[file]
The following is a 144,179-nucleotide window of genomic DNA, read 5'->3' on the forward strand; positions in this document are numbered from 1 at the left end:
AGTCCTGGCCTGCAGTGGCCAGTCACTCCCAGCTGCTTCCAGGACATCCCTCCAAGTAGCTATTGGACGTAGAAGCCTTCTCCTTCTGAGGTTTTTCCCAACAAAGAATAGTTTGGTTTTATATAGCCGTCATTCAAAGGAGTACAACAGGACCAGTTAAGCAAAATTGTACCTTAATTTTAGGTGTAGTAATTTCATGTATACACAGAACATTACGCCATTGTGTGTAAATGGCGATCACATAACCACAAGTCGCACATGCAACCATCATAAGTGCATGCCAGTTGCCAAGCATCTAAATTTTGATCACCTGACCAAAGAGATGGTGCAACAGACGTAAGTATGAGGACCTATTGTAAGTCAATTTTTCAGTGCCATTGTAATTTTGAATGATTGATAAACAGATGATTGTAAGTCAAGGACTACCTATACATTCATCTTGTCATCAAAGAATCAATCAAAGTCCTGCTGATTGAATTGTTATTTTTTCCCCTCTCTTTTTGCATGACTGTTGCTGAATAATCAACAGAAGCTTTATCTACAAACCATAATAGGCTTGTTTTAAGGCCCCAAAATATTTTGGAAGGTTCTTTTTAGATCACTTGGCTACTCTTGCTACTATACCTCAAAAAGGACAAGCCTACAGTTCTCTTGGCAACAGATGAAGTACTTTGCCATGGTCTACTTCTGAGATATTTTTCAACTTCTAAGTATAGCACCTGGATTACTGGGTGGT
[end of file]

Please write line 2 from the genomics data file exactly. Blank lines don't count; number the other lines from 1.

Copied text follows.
AGTCCTGGCCTGCAGTGGCCAGTCACTCCCAGCTGCTTCCAGGACATCCCTCCAAGTAGCTATTGGACGTAGAAGCCTTCTCCTTCTGAGGTTTTTCCCAACAAAGAATAGTTTGGTTTTATATAGCCGTCATTCAAAGGAGTACAACAGGACCAGTTAAGCAAAATTGTACCTTAATTTTAGGTGTAGTAATTTCATGTATACACAGAACATTACGCCATTGTGTGTAAATGGCGATCACATAACCACAAGTCGCACATGCAACCATCATAAGTGCATGCCAGTTGCCAAGCATCTAAATTTTGATCACCTGACCAAAGAGATGGTGCAACAGACGTAAGTATGAGGACCTATTGTAAGTCAATTTTTCAGTGCCATTGTAATTTTGAATGATTGATAAACAGATGATTGTAAGTCAAGGACTACCTATACATTCATCTTGTCATCAAAGAATCAATCAAAGTCCTGCTGATTGAATTGTTATTTTTTCCCCTCTCTTTTTGCATGACTGTTGCTGAATAATCAACAGAAGCTTTATCTACAAACCATAATAGGCTTGTTTTAAGGCCCCAAAATATTTTGGAAGGTTCTTTTTAGATCACTTGGCTACTCTTGCTACTATACCTCAAAAAGGACAAGCCTACAGTTCTCTTGGCAACAGATGAAGTACTTTGCCATGGTCTACTTCTGAGATATTTTTCAACTTCTAAGTATAGCACCTGGATTACTGGGTGGT